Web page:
It will be unfair if I expect you to take all this in and become an engaged consumer. Yet in the face of climate emergency we need to rise. Do we have the capacity? If not, how do we build that collective capacity? Can we ask this question, while empathising with our varied and changing social, cultural, emotional, and economic realities? 

We have now climate emergency on one end and our varied spectrum of changing realities at the other, both can’t be ignored. However, one is irreversible after a point and the other is transient yet influential. To move ahead, we need to link the two. With what? Life. 

Life is nature: they are not distinct. To be an engaged consumer that’s where we need to begin: by asking if the process that went into making, packaging, and transporting a product is respectful of life. Asking is our bridge. It will take us consumers into the production cycle. 

Here is a list of eleven questions that we can convert into steps towards making conscious purchase choices.

  1. Made by hand? – Yes
  2. Made using clean energy, such as solar, wind? – Yes
  3. Made by reusing and recycling water? – Yes
  4. Made without harming the soil’s natural composition, i.e. without increasing soil toxicity (the pH balance that we all love in our skin care products) – If possible then yes for certain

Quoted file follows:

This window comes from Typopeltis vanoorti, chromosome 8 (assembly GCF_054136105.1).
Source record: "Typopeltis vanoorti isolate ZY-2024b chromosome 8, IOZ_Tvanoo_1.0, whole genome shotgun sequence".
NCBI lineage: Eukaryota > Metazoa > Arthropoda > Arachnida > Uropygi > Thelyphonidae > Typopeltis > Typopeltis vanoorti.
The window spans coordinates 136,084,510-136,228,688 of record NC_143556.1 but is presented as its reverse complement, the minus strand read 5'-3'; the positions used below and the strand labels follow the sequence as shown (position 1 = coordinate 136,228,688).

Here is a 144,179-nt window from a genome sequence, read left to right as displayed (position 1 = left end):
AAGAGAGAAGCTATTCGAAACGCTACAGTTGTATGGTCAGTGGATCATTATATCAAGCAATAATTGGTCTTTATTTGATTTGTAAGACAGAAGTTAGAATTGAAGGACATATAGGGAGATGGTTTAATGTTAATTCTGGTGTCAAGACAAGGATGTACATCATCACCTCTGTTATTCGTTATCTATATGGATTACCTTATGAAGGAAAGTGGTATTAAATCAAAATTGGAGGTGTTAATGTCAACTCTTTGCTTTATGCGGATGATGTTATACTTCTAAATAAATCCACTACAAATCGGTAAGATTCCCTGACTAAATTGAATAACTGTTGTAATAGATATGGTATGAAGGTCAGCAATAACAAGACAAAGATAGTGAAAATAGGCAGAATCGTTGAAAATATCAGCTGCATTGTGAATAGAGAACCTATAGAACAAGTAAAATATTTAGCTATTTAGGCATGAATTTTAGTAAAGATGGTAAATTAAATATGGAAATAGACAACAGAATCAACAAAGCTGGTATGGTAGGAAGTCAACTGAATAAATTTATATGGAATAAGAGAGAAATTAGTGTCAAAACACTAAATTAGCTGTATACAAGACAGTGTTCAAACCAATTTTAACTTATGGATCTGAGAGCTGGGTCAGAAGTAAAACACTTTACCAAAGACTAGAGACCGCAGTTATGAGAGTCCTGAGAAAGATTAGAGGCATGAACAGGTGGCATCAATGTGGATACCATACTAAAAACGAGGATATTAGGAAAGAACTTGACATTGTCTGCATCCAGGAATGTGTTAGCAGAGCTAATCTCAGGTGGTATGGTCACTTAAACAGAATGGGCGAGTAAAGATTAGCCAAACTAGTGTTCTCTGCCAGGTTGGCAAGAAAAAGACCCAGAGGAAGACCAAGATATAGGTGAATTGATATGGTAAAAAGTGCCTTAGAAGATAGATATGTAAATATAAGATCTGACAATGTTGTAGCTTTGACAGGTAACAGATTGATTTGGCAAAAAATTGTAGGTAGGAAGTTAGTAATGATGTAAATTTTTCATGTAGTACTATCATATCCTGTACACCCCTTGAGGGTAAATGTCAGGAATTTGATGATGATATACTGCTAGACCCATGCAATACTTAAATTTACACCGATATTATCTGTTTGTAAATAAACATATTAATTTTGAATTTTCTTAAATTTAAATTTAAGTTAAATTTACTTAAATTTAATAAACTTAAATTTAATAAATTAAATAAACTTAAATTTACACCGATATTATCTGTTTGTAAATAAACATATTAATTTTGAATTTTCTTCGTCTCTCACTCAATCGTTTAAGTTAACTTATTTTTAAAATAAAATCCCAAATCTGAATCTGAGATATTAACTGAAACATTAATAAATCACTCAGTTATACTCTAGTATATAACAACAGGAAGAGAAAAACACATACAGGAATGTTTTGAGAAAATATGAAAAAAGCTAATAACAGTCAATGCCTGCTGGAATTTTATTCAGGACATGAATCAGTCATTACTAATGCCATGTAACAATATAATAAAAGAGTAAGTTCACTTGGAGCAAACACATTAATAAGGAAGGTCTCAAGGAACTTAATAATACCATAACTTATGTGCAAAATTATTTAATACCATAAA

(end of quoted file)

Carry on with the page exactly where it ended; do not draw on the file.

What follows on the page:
5. Made locally or in a region where it can be transported over land? – Yes
  6. Packaged with a complete ingredient list – Worth reading and looking at
  7. Packaged in single-use plastic? – Do not buy
  8. Packaged in reusable materials? – Buy only if needed; you don’t want your house to become a store-house
  9. Packaged in recyclable materials? – Okay only for staples, such as spices and grains, and indispensables like toothpaste!
  10. Transported over land? – Works
  11. Transported by Air? – Do not buy except when your laptop or phone breaks down

When you buy from small, independent, and local producers, designers, and makers, you can ask if they will ship your purchase with minimal packaging if practical or take back their packaging to sterilise and reuse. You will be surprised at how willing they may be to accommodate your request. 

I have made such requests with many producers and suppliers in India, including Black Baza for coffee beans—they now ship to me without plastic packaging in unbleached, brown paper bags using ground transport only. Saucery during the subsequent delivery take back their containers used for preservative-free pasta sauces. Gouri’s Goodies joyfully agreed to keep aside for me orange and dark chocolate squares without the individual plastic wrapping. I simply picked these up whenever I was close to their workshop and kitchen.  

The consumer’s imprint on production may reduce production’s imprint on the planet. With this in mind, is it possible to ignore our role as consumers?